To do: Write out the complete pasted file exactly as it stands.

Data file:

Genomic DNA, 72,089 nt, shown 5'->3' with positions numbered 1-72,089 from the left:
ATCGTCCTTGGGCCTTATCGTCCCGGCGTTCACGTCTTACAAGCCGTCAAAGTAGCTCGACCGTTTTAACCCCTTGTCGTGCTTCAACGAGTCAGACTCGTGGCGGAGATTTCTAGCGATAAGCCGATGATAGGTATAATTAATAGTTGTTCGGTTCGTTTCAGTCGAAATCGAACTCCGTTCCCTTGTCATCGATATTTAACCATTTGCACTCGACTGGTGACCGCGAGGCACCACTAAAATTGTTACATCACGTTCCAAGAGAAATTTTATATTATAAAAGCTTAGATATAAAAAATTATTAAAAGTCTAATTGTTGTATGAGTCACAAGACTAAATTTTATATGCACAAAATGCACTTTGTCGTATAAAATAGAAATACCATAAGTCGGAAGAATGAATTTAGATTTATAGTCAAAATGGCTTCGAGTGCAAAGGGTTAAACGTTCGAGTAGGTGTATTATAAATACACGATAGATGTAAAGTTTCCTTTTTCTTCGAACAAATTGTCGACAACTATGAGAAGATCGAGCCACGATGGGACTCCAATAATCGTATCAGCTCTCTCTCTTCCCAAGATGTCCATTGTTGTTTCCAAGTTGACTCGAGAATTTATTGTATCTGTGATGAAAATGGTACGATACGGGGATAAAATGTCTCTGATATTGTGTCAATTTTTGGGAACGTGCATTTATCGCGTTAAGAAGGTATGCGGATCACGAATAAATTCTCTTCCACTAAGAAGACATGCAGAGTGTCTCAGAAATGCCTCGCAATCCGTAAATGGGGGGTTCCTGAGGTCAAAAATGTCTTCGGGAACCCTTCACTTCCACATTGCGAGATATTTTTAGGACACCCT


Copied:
Genomic DNA, 72,089 nt, shown 5'->3' with positions numbered 1-72,089 from the left:
ATCGTCCTTGGGCCTTATCGTCCCGGCGTTCACGTCTTACAAGCCGTCAAAGTAGCTCGACCGTTTTAACCCCTTGTCGTGCTTCAACGAGTCAGACTCGTGGCGGAGATTTCTAGCGATAAGCCGATGATAGGTATAATTAATAGTTGTTCGGTTCGTTTCAGTCGAAATCGAACTCCGTTCCCTTGTCATCGATATTTAACCATTTGCACTCGACTGGTGACCGCGAGGCACCACTAAAATTGTTACATCACGTTCCAAGAGAAATTTTATATTATAAAAGCTTAGATATAAAAAATTATTAAAAGTCTAATTGTTGTATGAGTCACAAGACTAAATTTTATATGCACAAAATGCACTTTGTCGTATAAAATAGAAATACCATAAGTCGGAAGAATGAATTTAGATTTATAGTCAAAATGGCTTCGAGTGCAAAGGGTTAAACGTTCGAGTAGGTGTATTATAAATACACGATAGATGTAAAGTTTCCTTTTTCTTCGAACAAATTGTCGACAACTATGAGAAGATCGAGCCACGATGGGACTCCAATAATCGTATCAGCTCTCTCTCTTCCCAAGATGTCCATTGTTGTTTCCAAGTTGACTCGAGAATTTATTGTATCTGTGATGAAAATGGTACGATACGGGGATAAAATGTCTCTGATATTGTGTCAATTTTTGGGAACGTGCATTTATCGCGTTAAGAAGGTATGCGGATCACGAATAAATTCTCTTCCACTAAGAAGACATGCAGAGTGTCTCAGAAATGCCTCGCAATCCGTAAATGGGGGGTTCCTGAGGTCAAAAATGTCTTCGGGAACCCTTCACTTCCACATTGCGAGATATTTTTAGGACACCCT